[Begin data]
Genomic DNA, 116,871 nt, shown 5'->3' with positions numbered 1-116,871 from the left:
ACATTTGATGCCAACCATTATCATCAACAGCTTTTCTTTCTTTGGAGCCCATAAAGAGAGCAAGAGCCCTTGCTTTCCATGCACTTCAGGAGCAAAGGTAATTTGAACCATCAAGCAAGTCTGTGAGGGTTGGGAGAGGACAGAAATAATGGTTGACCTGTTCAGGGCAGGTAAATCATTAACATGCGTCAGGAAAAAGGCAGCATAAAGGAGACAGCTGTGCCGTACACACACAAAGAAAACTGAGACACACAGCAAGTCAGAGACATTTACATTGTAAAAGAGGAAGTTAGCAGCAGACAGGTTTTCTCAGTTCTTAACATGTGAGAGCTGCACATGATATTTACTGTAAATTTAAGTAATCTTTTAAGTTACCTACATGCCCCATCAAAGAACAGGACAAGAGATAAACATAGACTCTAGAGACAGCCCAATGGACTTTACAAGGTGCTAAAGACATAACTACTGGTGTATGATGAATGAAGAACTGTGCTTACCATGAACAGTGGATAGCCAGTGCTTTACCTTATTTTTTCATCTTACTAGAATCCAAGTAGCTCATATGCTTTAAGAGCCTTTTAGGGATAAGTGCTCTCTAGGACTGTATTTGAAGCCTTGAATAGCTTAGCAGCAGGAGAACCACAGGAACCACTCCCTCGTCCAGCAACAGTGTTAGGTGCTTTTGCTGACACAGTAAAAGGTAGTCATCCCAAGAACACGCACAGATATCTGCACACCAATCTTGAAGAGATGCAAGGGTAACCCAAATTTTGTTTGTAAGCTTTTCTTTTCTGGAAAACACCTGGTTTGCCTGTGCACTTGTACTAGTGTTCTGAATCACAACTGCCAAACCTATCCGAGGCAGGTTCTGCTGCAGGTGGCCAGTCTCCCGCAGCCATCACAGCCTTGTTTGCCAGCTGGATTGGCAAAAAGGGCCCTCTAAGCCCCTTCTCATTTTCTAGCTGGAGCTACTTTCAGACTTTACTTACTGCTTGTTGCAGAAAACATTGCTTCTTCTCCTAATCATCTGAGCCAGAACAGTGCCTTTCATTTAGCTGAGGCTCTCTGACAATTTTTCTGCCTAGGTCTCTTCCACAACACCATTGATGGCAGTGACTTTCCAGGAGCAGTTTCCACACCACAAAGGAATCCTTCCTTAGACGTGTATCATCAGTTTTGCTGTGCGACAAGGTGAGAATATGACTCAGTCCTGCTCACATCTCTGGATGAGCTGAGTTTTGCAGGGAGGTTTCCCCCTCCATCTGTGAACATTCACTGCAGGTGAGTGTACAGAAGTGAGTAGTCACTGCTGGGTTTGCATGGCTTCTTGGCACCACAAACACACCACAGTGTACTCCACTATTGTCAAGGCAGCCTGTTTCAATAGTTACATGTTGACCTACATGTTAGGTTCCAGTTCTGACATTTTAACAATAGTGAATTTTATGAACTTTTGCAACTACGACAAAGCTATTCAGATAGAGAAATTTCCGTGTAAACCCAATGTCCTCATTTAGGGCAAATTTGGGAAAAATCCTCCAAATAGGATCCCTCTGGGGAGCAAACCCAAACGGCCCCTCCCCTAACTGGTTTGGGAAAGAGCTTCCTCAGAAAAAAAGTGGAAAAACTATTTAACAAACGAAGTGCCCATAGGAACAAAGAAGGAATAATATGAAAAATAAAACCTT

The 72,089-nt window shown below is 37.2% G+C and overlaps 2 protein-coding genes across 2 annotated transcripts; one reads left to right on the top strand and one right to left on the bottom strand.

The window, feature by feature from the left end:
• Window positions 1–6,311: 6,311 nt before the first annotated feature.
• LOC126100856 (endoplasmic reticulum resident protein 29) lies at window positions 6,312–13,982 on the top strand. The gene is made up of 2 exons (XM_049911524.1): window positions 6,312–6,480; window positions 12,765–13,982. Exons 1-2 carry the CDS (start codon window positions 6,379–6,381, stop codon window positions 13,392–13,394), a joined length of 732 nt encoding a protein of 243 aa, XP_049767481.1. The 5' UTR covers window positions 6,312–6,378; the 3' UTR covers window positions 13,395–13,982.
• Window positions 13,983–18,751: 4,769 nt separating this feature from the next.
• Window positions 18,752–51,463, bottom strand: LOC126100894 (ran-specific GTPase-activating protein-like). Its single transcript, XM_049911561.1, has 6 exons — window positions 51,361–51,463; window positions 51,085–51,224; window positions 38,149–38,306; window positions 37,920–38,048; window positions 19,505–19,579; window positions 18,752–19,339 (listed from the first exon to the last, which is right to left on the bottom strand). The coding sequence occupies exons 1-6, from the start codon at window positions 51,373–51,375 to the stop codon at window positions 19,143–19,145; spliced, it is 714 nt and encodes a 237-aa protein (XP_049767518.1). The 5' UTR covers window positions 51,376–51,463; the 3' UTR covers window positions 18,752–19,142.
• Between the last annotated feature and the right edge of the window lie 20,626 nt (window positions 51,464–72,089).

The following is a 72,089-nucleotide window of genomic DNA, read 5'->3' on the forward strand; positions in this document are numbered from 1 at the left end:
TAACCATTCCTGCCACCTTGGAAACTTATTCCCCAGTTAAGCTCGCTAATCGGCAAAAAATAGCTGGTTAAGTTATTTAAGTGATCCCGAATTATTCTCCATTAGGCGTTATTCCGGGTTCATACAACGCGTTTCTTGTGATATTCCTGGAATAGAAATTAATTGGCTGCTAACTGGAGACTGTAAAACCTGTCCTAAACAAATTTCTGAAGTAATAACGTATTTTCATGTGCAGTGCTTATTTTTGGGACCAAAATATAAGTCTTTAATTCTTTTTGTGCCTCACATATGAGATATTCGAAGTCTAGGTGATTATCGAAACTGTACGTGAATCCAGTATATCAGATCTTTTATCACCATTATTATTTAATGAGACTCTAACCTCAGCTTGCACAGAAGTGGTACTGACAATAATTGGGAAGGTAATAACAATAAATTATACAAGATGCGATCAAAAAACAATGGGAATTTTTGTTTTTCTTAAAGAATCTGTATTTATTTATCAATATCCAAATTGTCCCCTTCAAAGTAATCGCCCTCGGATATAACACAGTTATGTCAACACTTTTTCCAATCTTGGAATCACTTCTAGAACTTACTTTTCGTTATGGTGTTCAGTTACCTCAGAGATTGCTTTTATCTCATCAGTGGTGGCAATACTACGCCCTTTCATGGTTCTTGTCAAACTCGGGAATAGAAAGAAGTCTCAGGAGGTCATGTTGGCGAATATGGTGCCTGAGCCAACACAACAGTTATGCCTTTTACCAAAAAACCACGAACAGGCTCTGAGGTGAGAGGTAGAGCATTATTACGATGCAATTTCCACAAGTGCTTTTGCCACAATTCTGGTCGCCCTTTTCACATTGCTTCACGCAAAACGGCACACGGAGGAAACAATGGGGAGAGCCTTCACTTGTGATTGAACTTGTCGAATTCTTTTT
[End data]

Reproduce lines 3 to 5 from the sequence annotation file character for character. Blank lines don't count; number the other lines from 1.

The 72,089-nt window shown below is 37.2% G+C and overlaps 2 protein-coding genes across 2 annotated transcripts; one reads left to right on the top strand and one right to left on the bottom strand.

The window, feature by feature from the left end:
• Window positions 1–6,311: 6,311 nt before the first annotated feature.